Lit"tle (?), a. [The regular comparative of this word is wanting, its place being supplied by less, or, rarely, lesser. See Lesser. For the superlative least is used, the regular form, littlest, occurring very rarely, except in some of the English provinces, and occasionally in colloquial language. " Where love is great, the littlest doubts are fear." Shak.] [OE. litel, lutel, AS. l&?;tel, lItel, l&?;t; akin to OS. littil, D. luttel, LG. lütt, OHG. luzzil, MHG. lützel; and perh. to AS. lytig deceitful, lot deceit, Goth. liuts deceitful, lut&?;n to deceive; cf. also Icel. lItill little, Sw. liten, Dan. liden, lille, Goth. leitils, which appear to have a different root vowel.]

1.

Small in size or extent; not big; diminutive; -- opposed to big or large; as, a little body; a little animal; a little piece of ground; a little hill; a little distance; a little child.

He sought to see Jesus who he was; and could not for the press, because he was little of stature.
Luke xix. 3.

2.

Short in duration; brief; as, a little sleep.

Best him enough: after a little time,
I'll beat him too.
Shak.

3.

Small in quantity or amount; not much; as, a little food; a little air or water.

Conceited of their little wisdoms, and doting upon their own fancies.
Barrow.

4.

Small in dignity, power, or importance; not great; insignificant; contemptible.

When thou wast little in thine own sight, wast thou not made the head of the tribes?
I Sam. xv. 17.

5.

Small in force or efficiency; not strong; weak; slight; inconsiderable; as, little attention or exertion;little effort; little care or diligence.

By sad experiment I know
How little weight my words with thee can find.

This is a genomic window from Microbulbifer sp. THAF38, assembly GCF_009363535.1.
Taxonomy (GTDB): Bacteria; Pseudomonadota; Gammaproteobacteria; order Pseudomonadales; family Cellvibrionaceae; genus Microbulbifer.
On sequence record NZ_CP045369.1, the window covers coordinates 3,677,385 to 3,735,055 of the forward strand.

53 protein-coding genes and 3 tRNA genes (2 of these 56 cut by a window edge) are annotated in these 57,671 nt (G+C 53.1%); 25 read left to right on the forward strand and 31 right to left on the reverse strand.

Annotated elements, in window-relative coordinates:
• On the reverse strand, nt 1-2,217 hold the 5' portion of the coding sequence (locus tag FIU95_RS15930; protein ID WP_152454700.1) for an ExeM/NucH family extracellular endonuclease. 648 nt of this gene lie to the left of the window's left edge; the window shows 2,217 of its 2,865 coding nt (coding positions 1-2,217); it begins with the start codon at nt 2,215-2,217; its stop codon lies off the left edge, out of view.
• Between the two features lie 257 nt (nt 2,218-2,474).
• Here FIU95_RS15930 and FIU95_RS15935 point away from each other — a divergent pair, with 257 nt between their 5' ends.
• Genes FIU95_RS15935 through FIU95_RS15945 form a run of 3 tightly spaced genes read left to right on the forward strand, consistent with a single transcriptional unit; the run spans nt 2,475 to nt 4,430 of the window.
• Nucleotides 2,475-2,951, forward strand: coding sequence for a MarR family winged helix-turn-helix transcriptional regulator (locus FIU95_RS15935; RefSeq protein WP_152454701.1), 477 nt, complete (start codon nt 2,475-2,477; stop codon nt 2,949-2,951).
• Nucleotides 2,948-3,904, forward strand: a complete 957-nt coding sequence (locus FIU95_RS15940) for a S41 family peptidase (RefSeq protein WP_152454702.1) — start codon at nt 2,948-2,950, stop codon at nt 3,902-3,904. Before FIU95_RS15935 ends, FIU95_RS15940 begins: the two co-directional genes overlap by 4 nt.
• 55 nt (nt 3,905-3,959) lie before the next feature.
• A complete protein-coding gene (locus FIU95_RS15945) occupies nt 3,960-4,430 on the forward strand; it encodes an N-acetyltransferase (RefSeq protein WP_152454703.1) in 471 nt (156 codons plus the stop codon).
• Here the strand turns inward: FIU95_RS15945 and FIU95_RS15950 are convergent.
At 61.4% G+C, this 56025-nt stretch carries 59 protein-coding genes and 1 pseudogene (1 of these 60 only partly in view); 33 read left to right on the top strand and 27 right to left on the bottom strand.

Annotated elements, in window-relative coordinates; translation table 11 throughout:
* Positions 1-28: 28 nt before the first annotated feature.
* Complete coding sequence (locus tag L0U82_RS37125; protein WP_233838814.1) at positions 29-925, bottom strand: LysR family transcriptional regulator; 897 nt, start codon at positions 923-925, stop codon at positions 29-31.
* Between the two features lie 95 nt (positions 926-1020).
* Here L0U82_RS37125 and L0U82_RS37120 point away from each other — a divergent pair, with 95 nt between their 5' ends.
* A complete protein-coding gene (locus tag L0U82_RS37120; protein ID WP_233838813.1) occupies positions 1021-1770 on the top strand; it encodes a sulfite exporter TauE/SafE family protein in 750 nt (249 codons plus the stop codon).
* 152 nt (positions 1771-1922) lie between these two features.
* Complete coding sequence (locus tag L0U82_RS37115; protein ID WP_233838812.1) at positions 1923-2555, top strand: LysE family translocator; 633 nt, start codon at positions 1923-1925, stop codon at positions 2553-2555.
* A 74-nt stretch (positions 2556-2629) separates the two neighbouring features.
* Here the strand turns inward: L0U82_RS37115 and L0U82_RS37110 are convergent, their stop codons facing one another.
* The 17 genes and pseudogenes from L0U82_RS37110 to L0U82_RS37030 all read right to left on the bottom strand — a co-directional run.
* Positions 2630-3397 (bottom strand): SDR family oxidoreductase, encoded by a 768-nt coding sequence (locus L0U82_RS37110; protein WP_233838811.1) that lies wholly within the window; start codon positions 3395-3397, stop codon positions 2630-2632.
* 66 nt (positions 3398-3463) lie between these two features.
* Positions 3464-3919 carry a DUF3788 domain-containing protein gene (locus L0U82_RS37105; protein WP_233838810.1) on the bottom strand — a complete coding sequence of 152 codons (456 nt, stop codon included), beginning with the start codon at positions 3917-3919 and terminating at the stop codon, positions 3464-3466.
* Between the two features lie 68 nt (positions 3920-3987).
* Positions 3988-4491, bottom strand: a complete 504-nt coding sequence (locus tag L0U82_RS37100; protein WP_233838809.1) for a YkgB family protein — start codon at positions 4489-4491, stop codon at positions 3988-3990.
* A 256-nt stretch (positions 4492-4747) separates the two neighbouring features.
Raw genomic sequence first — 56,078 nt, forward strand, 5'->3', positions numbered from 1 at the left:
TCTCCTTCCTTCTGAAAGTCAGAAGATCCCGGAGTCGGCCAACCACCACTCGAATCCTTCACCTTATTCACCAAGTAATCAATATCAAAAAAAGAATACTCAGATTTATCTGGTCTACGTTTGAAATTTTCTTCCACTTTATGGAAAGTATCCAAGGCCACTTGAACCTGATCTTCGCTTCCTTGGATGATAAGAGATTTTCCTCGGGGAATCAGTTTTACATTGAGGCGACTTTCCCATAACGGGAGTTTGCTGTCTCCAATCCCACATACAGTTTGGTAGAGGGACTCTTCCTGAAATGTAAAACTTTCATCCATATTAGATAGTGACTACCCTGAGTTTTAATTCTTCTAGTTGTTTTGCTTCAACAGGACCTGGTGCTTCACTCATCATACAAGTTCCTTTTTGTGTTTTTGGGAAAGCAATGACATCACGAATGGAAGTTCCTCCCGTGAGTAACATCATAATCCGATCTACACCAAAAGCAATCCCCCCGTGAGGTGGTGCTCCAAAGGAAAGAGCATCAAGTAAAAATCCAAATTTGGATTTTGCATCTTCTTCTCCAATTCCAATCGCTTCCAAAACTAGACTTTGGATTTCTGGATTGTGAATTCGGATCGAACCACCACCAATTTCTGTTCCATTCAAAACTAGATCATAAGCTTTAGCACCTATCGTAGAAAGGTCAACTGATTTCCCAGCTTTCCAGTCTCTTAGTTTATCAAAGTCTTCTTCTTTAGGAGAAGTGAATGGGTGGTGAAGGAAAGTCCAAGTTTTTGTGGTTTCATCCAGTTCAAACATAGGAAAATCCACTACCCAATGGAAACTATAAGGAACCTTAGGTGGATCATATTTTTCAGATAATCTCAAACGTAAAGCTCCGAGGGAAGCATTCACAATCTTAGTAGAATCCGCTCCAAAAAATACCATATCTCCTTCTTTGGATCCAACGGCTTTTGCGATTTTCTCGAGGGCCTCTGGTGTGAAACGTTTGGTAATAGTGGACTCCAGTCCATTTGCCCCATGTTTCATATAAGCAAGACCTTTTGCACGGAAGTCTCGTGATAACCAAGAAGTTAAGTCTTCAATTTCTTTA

Milton.

6.

Small in extent of views or sympathies; narrow; shallow; contracted; mean; illiberal; ungenerous.

The long-necked geese of the world that are ever hissing dispraise,
Because their natures are little.
Tennyson.

Little chief. (Zoöl.) See Chief hare. --
Little finger, the fourth and smallest finger of the hand. --
Little go (Eng. Universities), a public examination about the middle of the course, which is less strict and important than the final one; -- called also smalls. Cf. Great go, under Great. Thackeray. --
Little hours (R. C. Ch.), the offices of prime, tierce, sext, and nones. Vespers and compline are sometimes included. --
Little ones, young children.

The men, and the women, and the little ones.
Deut. ii. 34.

 

© Webster 1913


Lit"tle, n.

1.

That which is little; a small quantity, amount, space, or the like.

Much was in little writ.
Dryden.

There are many expressions, which carrying with them no clear ideas, are like to remove but little of my ignorance.
Locke.

2.

A small degree or scale; miniature. " His picture in little." Shak.

A little, to or in a small degree; to a limited extent; somewhat; for a short time. " Stay a little."
Shak.

The painter flattered her a little.
Shak.

--
By little and little, or Little by little, by slow degrees; piecemeal; gradually.

 

© Webster 1913


Lit"tle, adv.

In a small quantity or degree; not much; slightly; somewhat; -- often with a preceding it. " The poor sleep little." Otway.

 

© Webster 1913


Lit"tle, a. --
Little Englander, an Englishman opposed to territorial expansion of the British Empire. See Antiimperialism, above. Hence: Little Englandism. --
Little-neck clam, or Little neck (Zoöl.), the quahog, or round clam. --
Little peach, a disease of peaches in which the fruit is much dwarfed, and the leaves grow small and thin. The cause is not known. --
Little Rhod"y (&?;), Rhode Island; -- a nickname alluding to its small size. It is the smallest State of the United States. --
Little Sisters of the Poor (R. C. Ch.), an order of women who care for old men and women and infirm poor, for whom special houses are built. It was established at St. Servan, Britany, France, in 1840, by the Abbé Le Pailleur. --
Little slam (Bridge Whist), the winning of 12 out of the 13 tricks. It counts 20 points on the honor score.

 

© Webster 1913

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